My Bradford

Tim Smith

Tim Smith is a freelance photographer, film-maker, writer and researcher. In 1985 he moved BD8 ‘for a year or two’, and it’s testament to Bradford that he’s now spent 35 years living and working locally. Bradford has inspired many local, national and international exhibitions, shown in over 20 countries worldwide and showcased in a dozen books. Many explore the links between people and places in Bradford/Britain with those overseas.

The Belle Vue Studio opened in 1926 on Manningham Lane. An old Victorian glass-plate camera stood at one end of the studio. Opposite was the spot where customers, lit by daylight falling through a glass wall and roof, faced a lens which never moved until the business closed in 1975.

I’ve chosen this archive of Belle Vue portraits, now part of Bradford Museum’s collections, because it tells a great story: of how a single camera sat in the same place in the same unchanging studio for fifty years but created a unique record of how, over that same period, the city outside was transformed.

It’s also an inclusive story that embraces cosmopolitan Bradford. The Studio was situated in Manningham where many 20th century migrants came to live: from Ireland, eastern Europe and Italy, the Caribbean and from India, Pakistan and Bangladesh. It produced the old fashioned formal portraits they wanted so the Belle Vue became the studio for them to visit. Although it was the ultimate in local, everyone was pictured standing on exactly the same spot, this process, repeated many  thousands of times, reveals complex narratives common to industrial towns across Britain and charts Bradford’s international connections overseas.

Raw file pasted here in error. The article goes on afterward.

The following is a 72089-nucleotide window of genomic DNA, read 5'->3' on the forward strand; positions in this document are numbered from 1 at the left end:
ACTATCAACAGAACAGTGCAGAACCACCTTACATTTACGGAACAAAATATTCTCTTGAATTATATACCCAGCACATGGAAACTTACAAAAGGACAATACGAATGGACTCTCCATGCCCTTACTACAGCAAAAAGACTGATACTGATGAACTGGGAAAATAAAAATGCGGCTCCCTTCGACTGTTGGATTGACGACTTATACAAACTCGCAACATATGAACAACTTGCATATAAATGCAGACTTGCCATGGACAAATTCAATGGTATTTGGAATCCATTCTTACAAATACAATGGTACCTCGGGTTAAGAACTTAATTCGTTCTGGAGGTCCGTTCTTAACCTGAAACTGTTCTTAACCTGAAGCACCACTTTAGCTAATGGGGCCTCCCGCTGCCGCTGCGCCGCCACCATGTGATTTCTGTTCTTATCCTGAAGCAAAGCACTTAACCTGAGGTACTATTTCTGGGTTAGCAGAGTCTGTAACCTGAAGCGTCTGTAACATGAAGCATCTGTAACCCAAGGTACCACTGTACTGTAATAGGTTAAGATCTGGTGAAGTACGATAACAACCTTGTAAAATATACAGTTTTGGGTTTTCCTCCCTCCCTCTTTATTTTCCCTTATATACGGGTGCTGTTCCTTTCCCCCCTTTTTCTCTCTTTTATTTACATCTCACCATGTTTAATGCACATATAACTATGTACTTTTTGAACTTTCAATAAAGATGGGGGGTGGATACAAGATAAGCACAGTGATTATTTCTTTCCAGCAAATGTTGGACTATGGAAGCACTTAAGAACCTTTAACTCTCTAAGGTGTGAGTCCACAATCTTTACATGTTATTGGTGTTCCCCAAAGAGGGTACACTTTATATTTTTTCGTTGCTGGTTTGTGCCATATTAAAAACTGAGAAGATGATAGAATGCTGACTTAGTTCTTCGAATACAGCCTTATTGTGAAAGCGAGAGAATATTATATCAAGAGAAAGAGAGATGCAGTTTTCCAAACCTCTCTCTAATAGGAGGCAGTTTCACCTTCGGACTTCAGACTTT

Most importantly it’s a story told with compelling content: an archive of over 17,000 images which, at first glance, appear to be very simple portraits. However they also tell us so much more than what appears in the frame, as revealed by the words of the photographer and those of his customers whom we’ve interviewed. Much of what they say is personal, but alongside their pictures they also tell us a great deal about our shared histories and common aspirations, connecting us with Bradford and the world beyond.

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